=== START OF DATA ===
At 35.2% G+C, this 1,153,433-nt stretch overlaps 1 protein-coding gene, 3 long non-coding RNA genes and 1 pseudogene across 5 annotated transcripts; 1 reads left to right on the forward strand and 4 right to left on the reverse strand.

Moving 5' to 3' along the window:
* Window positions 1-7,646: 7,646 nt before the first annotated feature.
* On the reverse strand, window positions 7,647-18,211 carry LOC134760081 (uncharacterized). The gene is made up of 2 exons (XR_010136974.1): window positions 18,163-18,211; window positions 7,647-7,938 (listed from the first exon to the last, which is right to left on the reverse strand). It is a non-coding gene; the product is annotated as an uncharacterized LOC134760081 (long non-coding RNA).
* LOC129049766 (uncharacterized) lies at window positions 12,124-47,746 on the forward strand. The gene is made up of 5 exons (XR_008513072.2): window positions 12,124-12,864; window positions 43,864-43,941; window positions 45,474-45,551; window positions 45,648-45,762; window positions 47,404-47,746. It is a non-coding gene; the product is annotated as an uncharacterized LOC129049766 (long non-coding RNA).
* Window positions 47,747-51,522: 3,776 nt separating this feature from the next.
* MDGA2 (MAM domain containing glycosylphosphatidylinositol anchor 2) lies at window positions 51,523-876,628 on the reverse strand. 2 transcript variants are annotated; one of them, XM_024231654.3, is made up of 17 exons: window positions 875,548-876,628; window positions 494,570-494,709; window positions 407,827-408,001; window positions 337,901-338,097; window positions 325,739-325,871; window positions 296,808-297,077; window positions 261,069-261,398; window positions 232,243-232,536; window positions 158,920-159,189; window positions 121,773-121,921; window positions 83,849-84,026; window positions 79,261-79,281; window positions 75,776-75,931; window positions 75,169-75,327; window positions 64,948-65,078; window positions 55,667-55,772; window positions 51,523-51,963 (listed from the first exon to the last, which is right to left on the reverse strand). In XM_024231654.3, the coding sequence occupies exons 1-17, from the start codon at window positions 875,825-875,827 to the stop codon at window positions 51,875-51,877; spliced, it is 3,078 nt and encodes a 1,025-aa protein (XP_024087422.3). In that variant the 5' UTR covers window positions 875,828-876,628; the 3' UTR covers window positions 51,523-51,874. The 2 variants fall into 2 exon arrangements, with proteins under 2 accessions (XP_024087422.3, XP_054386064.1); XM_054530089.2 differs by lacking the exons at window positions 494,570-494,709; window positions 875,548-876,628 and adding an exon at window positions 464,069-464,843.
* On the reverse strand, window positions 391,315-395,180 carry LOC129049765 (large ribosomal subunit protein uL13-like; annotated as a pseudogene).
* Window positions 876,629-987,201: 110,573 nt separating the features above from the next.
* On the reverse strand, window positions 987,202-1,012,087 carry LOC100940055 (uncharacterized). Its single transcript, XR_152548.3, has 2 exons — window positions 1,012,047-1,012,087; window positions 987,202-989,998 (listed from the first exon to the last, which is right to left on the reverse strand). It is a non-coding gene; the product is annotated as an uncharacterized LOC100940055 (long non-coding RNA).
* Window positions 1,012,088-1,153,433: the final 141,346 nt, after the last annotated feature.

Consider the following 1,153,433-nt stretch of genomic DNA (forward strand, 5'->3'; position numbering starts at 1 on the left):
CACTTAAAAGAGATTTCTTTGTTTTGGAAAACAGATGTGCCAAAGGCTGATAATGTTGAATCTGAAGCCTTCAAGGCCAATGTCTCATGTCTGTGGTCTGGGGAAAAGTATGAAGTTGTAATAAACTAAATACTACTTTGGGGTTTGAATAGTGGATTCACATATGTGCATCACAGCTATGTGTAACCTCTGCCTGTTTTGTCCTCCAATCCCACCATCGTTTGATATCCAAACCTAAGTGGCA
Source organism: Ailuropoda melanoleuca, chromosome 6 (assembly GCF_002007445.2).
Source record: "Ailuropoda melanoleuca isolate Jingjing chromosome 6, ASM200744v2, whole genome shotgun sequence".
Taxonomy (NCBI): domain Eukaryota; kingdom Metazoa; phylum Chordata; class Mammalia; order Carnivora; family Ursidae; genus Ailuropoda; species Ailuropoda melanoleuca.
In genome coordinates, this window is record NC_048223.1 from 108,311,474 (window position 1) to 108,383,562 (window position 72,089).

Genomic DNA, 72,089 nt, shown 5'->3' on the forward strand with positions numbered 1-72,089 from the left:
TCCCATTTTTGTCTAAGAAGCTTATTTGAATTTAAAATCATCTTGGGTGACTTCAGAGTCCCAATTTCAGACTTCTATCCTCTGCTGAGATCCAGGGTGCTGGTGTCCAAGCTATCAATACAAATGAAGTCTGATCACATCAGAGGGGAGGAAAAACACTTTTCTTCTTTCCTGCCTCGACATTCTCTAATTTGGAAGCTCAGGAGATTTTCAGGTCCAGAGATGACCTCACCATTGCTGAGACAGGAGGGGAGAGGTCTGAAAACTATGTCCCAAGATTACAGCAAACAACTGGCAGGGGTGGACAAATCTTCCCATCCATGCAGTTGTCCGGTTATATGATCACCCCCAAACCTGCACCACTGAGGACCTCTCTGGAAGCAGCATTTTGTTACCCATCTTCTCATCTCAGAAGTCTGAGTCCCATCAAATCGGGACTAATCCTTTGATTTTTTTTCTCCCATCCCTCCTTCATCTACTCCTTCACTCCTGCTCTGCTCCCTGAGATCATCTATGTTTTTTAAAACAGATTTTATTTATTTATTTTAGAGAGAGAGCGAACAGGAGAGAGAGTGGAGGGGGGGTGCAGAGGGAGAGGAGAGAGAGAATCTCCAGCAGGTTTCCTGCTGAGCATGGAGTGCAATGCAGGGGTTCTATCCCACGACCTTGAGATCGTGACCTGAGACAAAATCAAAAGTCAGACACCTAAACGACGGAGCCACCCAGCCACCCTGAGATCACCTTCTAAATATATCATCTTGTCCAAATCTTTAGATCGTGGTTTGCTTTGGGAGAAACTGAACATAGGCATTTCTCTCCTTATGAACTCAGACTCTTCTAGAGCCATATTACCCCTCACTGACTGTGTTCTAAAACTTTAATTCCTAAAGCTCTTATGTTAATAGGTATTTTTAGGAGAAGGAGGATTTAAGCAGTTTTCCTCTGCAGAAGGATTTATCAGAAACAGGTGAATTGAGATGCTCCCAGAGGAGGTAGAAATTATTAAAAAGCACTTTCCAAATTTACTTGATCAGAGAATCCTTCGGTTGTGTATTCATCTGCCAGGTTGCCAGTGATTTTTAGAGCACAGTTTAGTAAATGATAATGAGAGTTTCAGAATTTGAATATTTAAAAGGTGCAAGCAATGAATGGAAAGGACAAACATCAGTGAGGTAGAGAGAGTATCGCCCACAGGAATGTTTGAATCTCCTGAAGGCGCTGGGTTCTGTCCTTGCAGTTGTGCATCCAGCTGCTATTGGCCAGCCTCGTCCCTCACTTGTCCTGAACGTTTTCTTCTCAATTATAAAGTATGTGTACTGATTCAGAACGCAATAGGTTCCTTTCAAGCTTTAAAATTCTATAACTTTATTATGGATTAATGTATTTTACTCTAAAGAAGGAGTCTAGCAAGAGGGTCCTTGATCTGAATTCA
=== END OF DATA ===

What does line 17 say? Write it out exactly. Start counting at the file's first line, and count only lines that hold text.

In genome coordinates, this window is record NC_048223.1 from 108,311,474 (window position 1) to 108,383,562 (window position 72,089).